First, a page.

I remind honourable senators of the cruel, thoughtless and harmful tax on unearned income which was wiped out many years ago but reintroduced by this Government. I do not know whether the perpetrators thought about it properly or whether it was a sudden, nasty thought in a moment of bad temper. I am aware that Caucus is making changes, that the Economic Committee of Caucus is going to make further changes and various Ministers are saying that it ought to be wiped out. Newspaper editorials are saying that it must be removed. The taxpayers do not know what is happening but they do know that unless some remedial action is taken by the Government in respect of the tax on unearned income, any employee or self-employed person who has put money into a savings bank to earn interest against a time of sickness or need is to have a 10 per cent tax placed on the interest on those savings. This is at a time when the Government, if it had any common sense and any economic values and if it wanted to be honest with the people, would be doing everything in its power to encourage the saving of money. It would not be putting up interest rates. The Government will want extra money in bonds to spend on the development of this country, but from the way in which the Government is acting I believe that it is fair and honest to say that if all the budgetary proposals of the 17 September document are put into legislative form literally hundreds of thousands, if not million.;, of dollars will leave Australia because of the cruel tax on unearned income.

The weekly, monthly or annual amounts paid to a public servant, a parliamentarian or any other person who has decided to have superannuation paid on retirement will be taxed as earned income, I understand. I am waiting for an official answer, but I actually knew it before I asked the question. That is a trick which is sometimes used in politics. Many people in private enterprise who are in a superannuation scheme, on retirement at the age that they and their employers have chosen for their retirement, are paid a lump sum. Their fund payments and their employers fund payments have been based on the stated age of retirement. This is the freedom of private enterprise which all of us cherish. They are paid a lump sum to invest as they think will best benefit themselves and their family responsibilities in their old age. If Caucus allows the Government to impose this tax, the Government will tax the interest payments on those investments as unearned income and will tax the payment of the lump sum as a capital gain. This will not help the top 40 in wealth or income. This will hurt the ordinary man and woman. These days it is most essential to bring women into the calculation because a very big percentage of the work force is women, and they will be hit- stunned would be a better word- by this tax on unearned income if Caucus permits it to be brought into legislative form in the next few weeks.

Mr President,you have represented Tasmania, particularly the northern part, for longer than anyone else in this current Senate has represented any State. You know the hardship and the despair that has hit the people of Launceston and northern Tasmania because of the 25 per cent tariff cut which has hurt the textile industry. There have been arguments about the number of unemployed. At a Press conference last month the Prime Minister, when representations had been made to him by Mr W. C. S. Oliver, the Secretary of the Northern Tasmania Development League, quibbled about whether 340 or 360 people may be or were out of work. Mr Burgess of the textile organisation, Mr Oliver and others said that 900 were threatened with unemployment and would be unemployed. Mr Barnard, the member for Bass, the ex-Deputy Prime Minister, the Minister for Defence, for the first time to my knowledge in a long and loyal career went out from under the Prime Minister and said in front of his Tasmanian colleagues, I believe, that if Mr Whitlam had read the second page of the report he would have found that the figure was 900. Mr Barnard used the word disemployment'. I do not know what difference there is in Labor circles between disemployment and unemployment. All I know is that in good hard Australian language it means that they will have no work to do and no income. If they have any money in the bank they will be taxed on the interest.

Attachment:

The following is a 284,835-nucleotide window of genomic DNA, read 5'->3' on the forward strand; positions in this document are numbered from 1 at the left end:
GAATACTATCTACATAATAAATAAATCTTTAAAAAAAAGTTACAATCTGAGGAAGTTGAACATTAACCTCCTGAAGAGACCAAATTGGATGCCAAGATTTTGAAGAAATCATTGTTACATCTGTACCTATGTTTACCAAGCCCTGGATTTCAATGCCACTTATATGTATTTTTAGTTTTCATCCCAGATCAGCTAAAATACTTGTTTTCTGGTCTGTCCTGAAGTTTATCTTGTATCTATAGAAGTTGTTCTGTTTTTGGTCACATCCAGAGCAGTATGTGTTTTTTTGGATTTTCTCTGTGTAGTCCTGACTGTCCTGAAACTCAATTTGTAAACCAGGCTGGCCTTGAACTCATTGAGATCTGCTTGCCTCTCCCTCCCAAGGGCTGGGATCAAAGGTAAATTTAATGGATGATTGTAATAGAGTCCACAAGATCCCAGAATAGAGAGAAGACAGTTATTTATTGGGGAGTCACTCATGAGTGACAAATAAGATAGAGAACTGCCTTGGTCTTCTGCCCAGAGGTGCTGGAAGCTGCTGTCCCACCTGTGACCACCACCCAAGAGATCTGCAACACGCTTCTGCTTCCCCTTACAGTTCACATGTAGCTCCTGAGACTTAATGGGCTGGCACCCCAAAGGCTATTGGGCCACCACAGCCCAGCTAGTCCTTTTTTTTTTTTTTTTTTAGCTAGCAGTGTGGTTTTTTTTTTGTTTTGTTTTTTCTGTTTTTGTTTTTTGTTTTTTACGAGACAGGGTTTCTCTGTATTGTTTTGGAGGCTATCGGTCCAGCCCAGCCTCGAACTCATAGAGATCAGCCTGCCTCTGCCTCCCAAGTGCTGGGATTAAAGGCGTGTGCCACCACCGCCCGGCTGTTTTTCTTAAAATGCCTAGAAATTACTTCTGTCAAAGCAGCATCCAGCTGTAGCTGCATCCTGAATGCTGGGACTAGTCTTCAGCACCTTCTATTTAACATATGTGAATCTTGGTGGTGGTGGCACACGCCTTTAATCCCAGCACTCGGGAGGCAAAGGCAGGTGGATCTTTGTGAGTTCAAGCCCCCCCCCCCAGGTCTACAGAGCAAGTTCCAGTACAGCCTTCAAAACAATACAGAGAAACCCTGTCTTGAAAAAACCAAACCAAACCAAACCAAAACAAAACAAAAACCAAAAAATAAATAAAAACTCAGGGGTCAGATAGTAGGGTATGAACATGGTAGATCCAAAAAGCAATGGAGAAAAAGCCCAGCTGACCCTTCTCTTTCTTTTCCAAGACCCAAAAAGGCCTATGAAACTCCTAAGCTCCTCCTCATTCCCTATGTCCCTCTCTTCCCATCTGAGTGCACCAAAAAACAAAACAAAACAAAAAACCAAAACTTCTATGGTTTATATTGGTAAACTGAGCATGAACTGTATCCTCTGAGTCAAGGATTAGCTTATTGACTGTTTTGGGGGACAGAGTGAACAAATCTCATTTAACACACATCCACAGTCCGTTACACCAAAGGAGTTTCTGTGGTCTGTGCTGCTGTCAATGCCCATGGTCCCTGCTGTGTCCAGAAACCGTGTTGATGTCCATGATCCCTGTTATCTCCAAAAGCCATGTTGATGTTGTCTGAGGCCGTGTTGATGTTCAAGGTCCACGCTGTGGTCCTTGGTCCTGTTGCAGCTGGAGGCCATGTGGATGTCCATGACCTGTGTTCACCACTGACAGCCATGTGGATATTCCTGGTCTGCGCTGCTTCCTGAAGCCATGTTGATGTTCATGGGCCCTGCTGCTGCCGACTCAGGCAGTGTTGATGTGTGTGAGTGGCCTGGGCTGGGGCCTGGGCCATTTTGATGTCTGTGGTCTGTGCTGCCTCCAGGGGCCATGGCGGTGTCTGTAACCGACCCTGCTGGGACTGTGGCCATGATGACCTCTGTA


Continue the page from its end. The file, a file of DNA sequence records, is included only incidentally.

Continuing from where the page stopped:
These are the problems facing Tasmania at present. No wonder the people are upset. No wonder there is an air of serious despair. It is more loathsome and pitiable because of an advertisement which appeared prior to the 1 8 May 1974 election as a result of the double dissolution. I refer to an advertisement from the 'Mercury' of Tuesday, 14 May 1974. It is a full page advertisement snowing Mr Fluffy. It states:

Only Whitlam will reduce Home Interest Rates by 3 per cent.

If anyone can prove to me that interest rates have been reduced by 3 per cent or 1 per cent by the Commonwealth Government or through any of its efforts, I will apologise. I believe that when the advertisement was placed in the newspaper it was known to be a fabrication- a premeditated fabrication. The then Deputy Prime Minister, Mr Barnard, the member for Bass, authorised in the week prior to the election an advertisement which stated:

Snedden Threatens Your Job.

One truth that could come out of that advertisement is that caucus took Mr Barnard's job away from him. Mr Barnard was the man who advertised to try to put fear into the minds of the work force, the people and the electors in Tasmania by saying:

Snedden Threatens Your Job.

He did not have the courtesy to say: 'Mr'. We are used to that sort of ill mannered attitude. Long before I knew I would use this advertisement in the Budget debate and before the election was held I had written in my own fair hand on this advertisement which was authorised by Mr Barnard, 'Snedden and Anthony threaten our job', because I thought and hoped that the Liberal and Country Parties would come back into power on 18 May.

I close by saying that never in my 21 years in this Parliament have I found so much of real importance to talk about and to expose in the frailties, wrongs and harm of this Government. Because of that I have great fears of the outcome if the Government presses relentlessly on with its fifteen or sixteen day old budgetary proposals. I support the amendment that was so ably moved by the Leader of the Opposition in the Senate (Senator Withers).